Mitigation of sensory and motor deficits by acrolein scavenger phenelzine in a rat model of spinal cord contusive injury

Zhe Chen, Jonghyuck Park, Breanne Butler, Glen Acosta, Sasha Vega-Alvarez, Lingxing Zheng, Jonathan Tang, Robyn McCain, Wenpeng Zhang, Zheng Ouyang, Peng Cao, Riyi Shi

Research output: Contribution to journalArticlepeer-review

49 Scopus citations


Abstract: Currently there are no effective therapies available for the excruciating neuropathic pain that develops after spinal cord injuries (SCI). As such, a great deal of effort is being put into the investigation of novel therapeutic targets that can alleviate this pain. One such target is acrolein, a highly reactive aldehyde produced as a byproduct of oxidative stress and inflammation that is capable of activating the transient receptor potential ankyrin 1 (TRPA1) cation channel, known to be involved in the transmission and propagation of chronic neuropathic pain. One anti-acrolein agent, hydralazine, has already been shown to reduce neuropathic pain behaviors and offer neuroprotection after SCI. This study investigates another acrolein scavenger, phenelzine, for its possible role of alleviating sensory hypersensitivity through acrolein suppression. The results show that phenelzine is indeed capable of attenuating neuropathic pain behaviors in acute, delayed, and chronic administration schedules after injury in a rat model of SCI. In addition, upon the comparison of hydralazine to phenelzine, both acrolein scavengers displayed a dose-dependent response in the reduction of acrolein in vivo. Finally, phenelzine proved capable of providing locomotor function recovery and neuroprotection of spinal cord tissue when administered immediately after injury for 2 weeks. These results indicate that phenelzine may be an effective treatment for neuropathic pain after SCI and likely a viable alternative to hydralazine. (Figure presented.) We have shown that phenelzine can attenuate neuropathic pain behavior in acute, delayed, and chronic administration in post-SCI rats. This was accompanied by a dose-dependent reduction in an acrolein metabolite in urine and an acrolein adduct in spinal cord tissue, and the suppression of TRPA1 over-expression in central and peripheral locations post-trauma. Acrolein scavenging might be a novel therapeutic strategy to reduce post-SCI neuropathic pain.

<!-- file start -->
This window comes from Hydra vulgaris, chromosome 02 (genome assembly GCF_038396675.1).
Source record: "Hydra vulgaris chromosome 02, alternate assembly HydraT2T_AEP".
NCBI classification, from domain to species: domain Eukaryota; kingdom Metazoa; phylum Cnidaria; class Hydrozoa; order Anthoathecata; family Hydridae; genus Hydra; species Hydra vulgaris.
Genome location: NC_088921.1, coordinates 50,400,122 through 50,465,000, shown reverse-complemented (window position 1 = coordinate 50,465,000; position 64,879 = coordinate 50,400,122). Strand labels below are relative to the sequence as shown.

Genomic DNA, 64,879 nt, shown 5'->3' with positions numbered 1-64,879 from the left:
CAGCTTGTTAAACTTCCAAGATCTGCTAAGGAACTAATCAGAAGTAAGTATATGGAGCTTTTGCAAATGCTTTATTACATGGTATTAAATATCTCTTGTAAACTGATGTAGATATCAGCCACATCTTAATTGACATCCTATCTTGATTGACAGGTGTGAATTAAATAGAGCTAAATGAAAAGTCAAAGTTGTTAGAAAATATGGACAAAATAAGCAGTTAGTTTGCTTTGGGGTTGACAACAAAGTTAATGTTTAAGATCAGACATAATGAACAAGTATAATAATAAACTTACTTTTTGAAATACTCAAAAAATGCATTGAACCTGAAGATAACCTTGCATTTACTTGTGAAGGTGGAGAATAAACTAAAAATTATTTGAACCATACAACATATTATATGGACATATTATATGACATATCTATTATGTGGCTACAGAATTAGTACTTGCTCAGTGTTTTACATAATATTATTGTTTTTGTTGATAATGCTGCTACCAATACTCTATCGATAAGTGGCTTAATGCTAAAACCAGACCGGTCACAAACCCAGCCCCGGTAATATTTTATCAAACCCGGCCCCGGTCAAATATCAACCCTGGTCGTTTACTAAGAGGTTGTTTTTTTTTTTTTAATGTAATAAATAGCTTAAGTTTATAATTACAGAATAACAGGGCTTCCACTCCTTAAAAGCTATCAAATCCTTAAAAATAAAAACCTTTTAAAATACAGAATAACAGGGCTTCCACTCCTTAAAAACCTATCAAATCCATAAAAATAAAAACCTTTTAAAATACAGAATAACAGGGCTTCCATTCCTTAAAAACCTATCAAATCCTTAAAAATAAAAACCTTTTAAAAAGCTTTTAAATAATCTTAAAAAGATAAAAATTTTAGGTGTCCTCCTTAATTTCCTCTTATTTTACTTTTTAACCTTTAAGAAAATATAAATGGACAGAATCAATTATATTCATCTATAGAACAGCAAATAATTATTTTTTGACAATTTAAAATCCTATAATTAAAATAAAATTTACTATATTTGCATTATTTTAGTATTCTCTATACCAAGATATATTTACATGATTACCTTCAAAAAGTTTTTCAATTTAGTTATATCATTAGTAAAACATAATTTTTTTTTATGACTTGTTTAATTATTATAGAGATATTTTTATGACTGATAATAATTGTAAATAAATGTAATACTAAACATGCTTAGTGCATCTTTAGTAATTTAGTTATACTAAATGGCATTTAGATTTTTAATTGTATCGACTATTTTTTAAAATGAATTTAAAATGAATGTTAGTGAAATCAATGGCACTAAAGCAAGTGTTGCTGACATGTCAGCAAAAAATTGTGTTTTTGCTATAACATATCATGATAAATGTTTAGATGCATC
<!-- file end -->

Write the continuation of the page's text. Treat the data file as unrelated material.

Original languageEnglish
Pages (from-to)328-338
Number of pages11
JournalJournal of Neurochemistry
StatePublished - Jul 1 2016

Bibliographical note

Publisher Copyright:
© 2016 International Society for Neurochemistry


  • aldehyde
  • hyperreflexia
  • lipid peroxidation
  • phenelzine
  • proalgesic

ASJC Scopus subject areas

  • Biochemistry
  • Cellular and Molecular Neuroscience


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